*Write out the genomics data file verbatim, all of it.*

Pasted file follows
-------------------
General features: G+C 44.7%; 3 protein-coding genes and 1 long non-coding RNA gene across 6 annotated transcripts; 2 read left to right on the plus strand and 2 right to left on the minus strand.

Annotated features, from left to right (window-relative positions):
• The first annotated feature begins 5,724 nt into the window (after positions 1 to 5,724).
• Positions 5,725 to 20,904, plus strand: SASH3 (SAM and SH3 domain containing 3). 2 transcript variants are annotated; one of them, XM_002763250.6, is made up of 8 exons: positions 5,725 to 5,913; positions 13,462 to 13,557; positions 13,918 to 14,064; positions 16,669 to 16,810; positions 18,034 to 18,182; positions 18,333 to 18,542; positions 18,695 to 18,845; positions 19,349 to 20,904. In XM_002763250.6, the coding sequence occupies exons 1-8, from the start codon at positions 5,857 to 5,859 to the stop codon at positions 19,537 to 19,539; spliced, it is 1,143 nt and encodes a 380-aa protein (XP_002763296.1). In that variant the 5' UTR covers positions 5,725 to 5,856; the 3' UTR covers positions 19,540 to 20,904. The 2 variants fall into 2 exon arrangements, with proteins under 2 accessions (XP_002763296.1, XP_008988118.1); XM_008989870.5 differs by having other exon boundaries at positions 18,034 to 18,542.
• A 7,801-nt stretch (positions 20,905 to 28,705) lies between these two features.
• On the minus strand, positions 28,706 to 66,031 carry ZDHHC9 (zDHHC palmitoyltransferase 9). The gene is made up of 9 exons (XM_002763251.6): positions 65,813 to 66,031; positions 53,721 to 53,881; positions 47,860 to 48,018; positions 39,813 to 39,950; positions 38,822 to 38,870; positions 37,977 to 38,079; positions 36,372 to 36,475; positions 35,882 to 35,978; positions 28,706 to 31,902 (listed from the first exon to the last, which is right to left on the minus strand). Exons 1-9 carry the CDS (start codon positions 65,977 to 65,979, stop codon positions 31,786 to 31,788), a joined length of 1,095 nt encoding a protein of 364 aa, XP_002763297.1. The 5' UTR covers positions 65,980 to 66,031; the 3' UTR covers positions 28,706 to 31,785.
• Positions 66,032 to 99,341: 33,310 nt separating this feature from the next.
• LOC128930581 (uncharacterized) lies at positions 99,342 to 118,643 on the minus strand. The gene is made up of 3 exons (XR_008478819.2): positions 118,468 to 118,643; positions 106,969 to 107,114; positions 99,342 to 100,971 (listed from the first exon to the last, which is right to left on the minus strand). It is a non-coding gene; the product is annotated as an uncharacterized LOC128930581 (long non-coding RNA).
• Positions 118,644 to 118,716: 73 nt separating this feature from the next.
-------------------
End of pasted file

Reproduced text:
General features: G+C 44.7%; 3 protein-coding genes and 1 long non-coding RNA gene across 6 annotated transcripts; 2 read left to right on the plus strand and 2 right to left on the minus strand.

Annotated features, from left to right (window-relative positions):
• The first annotated feature begins 5,724 nt into the window (after positions 1 to 5,724).
• Positions 5,725 to 20,904, plus strand: SASH3 (SAM and SH3 domain containing 3). 2 transcript variants are annotated; one of them, XM_002763250.6, is made up of 8 exons: positions 5,725 to 5,913; positions 13,462 to 13,557; positions 13,918 to 14,064; positions 16,669 to 16,810; positions 18,034 to 18,182; positions 18,333 to 18,542; positions 18,695 to 18,845; positions 19,349 to 20,904. In XM_002763250.6, the coding sequence occupies exons 1-8, from the start codon at positions 5,857 to 5,859 to the stop codon at positions 19,537 to 19,539; spliced, it is 1,143 nt and encodes a 380-aa protein (XP_002763296.1). In that variant the 5' UTR covers positions 5,725 to 5,856; the 3' UTR covers positions 19,540 to 20,904. The 2 variants fall into 2 exon arrangements, with proteins under 2 accessions (XP_002763296.1, XP_008988118.1); XM_008989870.5 differs by having other exon boundaries at positions 18,034 to 18,542.
• A 7,801-nt stretch (positions 20,905 to 28,705) lies between these two features.
• On the minus strand, positions 28,706 to 66,031 carry ZDHHC9 (zDHHC palmitoyltransferase 9). The gene is made up of 9 exons (XM_002763251.6): positions 65,813 to 66,031; positions 53,721 to 53,881; positions 47,860 to 48,018; positions 39,813 to 39,950; positions 38,822 to 38,870; positions 37,977 to 38,079; positions 36,372 to 36,475; positions 35,882 to 35,978; positions 28,706 to 31,902 (listed from the first exon to the last, which is right to left on the minus strand). Exons 1-9 carry the CDS (start codon positions 65,977 to 65,979, stop codon positions 31,786 to 31,788), a joined length of 1,095 nt encoding a protein of 364 aa, XP_002763297.1. The 5' UTR covers positions 65,980 to 66,031; the 3' UTR covers positions 28,706 to 31,785.
• Positions 66,032 to 99,341: 33,310 nt separating this feature from the next.
• LOC128930581 (uncharacterized) lies at positions 99,342 to 118,643 on the minus strand. The gene is made up of 3 exons (XR_008478819.2): positions 118,468 to 118,643; positions 106,969 to 107,114; positions 99,342 to 100,971 (listed from the first exon to the last, which is right to left on the minus strand). It is a non-coding gene; the product is annotated as an uncharacterized LOC128930581 (long non-coding RNA).
• Positions 118,644 to 118,716: 73 nt separating this feature from the next.